In Canada, "human rights" has clearly become a racket, and the world's most polite and civilized country is already living in a dystopian future.

Thursday, May 22, 2008

Karsenty, France 2, and French libel laws

Philippe Karsenty is a French citizen who runs the media watchdog site "Media-Ratings". Several years ago he accused "France 2" -- France's main public TV network -- of knowingly broadcasting doctored footage that supposedly showed an innocent Palestinian boy being shot and killed by Israeli soldiers. France 2 sued him for libel and won. Yesterday he won his appeal in a French court. It wasn't easy.

It is disturbing enough that France 2 aired manipulated footage and used it to make false statements to support an inflammatory news piece about Israel.

It is even more disturbing that a private citizen who accuses the French media of doing this thus opens himself to being sued for libel by the same French media. And here I thought libel laws are supposed to protect private individuals from being libelled BY the media! France supposedly has a free press. Apparently that means that the French press is to be free from criticism and is in turn free to suppress criticism by suing critics for libel.

It wasn't as if Karsenty was making an idle accusation. He had spent many months and many euros studying the footage, despite not having access to all the dailies. He was able to show the court that Mohammed al-Dura was actually alive and moving at the point in the sequence when the French narrator said he was dead. There was no other footage of an actually dead boy. Karsenty also had a ballistic expert demonstrate that the shots fired couldn't have come from the direction of the Israeli snipers.

You can be sued for libel for this in France.


Sunday, March 30, 2008


It took a certain amount of courage (and film editing skills) to produce FITNA and post it on the web, knowing in advance what could be expected: threats of violence from Muslims, followed by censorship and "official" condemnation in the face of those threats. But it's not as if the Jews-Christians-atheists of the free West don't already know what is depicted in FITNA. We've read about and seen pictures of all this before. FITNA just ties it together in a 16 minute piece, showing how all these acts of violence, incitement, and hatred of non-Muslims are exact echoes of words in the Koran. The irony of course is that Muslims are again threatening violence against a person who has in essence done nothing more than expose their previous violence.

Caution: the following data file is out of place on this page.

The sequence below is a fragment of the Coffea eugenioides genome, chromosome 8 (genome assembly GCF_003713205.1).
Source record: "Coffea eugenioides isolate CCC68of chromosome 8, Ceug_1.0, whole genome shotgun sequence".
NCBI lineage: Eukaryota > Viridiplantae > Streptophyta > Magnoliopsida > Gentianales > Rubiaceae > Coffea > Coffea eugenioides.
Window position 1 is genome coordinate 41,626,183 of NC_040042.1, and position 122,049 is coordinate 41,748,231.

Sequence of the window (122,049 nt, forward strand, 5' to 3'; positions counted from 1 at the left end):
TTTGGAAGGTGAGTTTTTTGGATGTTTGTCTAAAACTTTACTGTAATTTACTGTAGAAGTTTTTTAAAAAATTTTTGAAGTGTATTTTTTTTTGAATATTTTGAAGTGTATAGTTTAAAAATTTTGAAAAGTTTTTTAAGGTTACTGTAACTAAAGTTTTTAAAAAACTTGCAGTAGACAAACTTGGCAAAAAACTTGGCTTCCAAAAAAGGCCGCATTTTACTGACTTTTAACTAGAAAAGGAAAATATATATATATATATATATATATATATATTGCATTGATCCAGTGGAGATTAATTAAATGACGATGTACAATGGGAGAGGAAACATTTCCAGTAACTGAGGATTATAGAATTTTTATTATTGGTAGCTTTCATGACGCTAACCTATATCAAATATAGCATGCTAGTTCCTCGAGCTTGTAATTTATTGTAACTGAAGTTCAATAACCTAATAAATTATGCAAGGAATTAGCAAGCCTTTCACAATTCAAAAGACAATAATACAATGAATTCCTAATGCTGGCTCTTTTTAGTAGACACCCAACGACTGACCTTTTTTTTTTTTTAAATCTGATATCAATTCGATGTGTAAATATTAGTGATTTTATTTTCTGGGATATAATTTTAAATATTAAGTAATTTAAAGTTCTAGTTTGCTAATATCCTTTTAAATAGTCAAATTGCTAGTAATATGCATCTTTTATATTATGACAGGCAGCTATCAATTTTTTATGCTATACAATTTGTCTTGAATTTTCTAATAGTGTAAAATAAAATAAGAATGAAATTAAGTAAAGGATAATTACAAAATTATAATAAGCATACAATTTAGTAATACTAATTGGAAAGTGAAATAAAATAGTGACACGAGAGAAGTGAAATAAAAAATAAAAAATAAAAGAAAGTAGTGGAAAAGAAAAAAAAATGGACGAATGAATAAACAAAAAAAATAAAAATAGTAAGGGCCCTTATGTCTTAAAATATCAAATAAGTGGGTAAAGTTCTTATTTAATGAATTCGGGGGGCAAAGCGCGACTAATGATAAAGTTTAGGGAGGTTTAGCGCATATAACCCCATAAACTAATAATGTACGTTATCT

And he's been hung out to dry by the very media and politicians who should be showing solidarity, no matter what political persuasion they represent. They too have bought into the misperception that merely exposing Muslim violence is "Islamophobic". When the IRA was bombing London, did we refer to anyone who spoke negatively of that as "Eirophobic"?

What to do? Now if all of us in one fell swoop were to rise up and fight back against the kind of Muslim-generated violence depicted in this film or the threat of it at any time and at any place, things would start to change. If we as a group were to shout from our windows, "We're sick and tired of this, we're not taking it anymore, we're fighting back!", they'd be in for a surprise. If they stopped seeing us as soft, lazy, self-denigrating wimps, always eager to appease, and saw us instead as tough, angry, self-confident, organized, and, most importantly, ready to defend ourselves en masse ....... wouldn't this nightmare start to end?

Thursday, February 7, 2008

Die Walküre at the Met

Last night I attended the final performance of Die Walküre conducted by Lorin Maazel. Maazel's interpretation was lyrical and introspective compared to Levine's. He is not afraid to let the orchestra play at less than maximum volume, building slowly to climaxes, rather than pounding away as Levine tends to do. Despite vocal unevenness from everyone except mezzo Michelle DeYoung, the Fricka, it was a profound, moving, almost religious experience.

Wotan's existential dilemma -- to either satisfy Fricka's request to punish the adulterous Siegmund and Sieglinde, or allow the Wälsungs to retrieve the Nibelungen gold and save the Gods -- is of course the proverbial rock and a hard place. What major political decision today, while accomplishing some short-term, politically expedient good, does not also contain the seeds of eventual disaster?

Sunday, February 3, 2008

Opera and Free Speech

In Sept. 2006, a decision was made to close the Deutsche Oper's production of Mozart's Idomeneo because one small scene depicting the severed heads of Mohammed (and Jesus) caused security concerns (fear of violence from the practitioners of one of the "offended" religions.)

Berlin Mayor Klaus Wowereit spoke against the closing, articulating perfectly the reasons why: "Our ideas about openness, tolerance and freedom must be lived on the offensive. Voluntary self-limitation gives those who fight against our values a confirmation in advance that we will not stand behind them."

Why don't other politicians get it, that this is the way to respond to these kinds of threats? Appeasement and apologies don't work.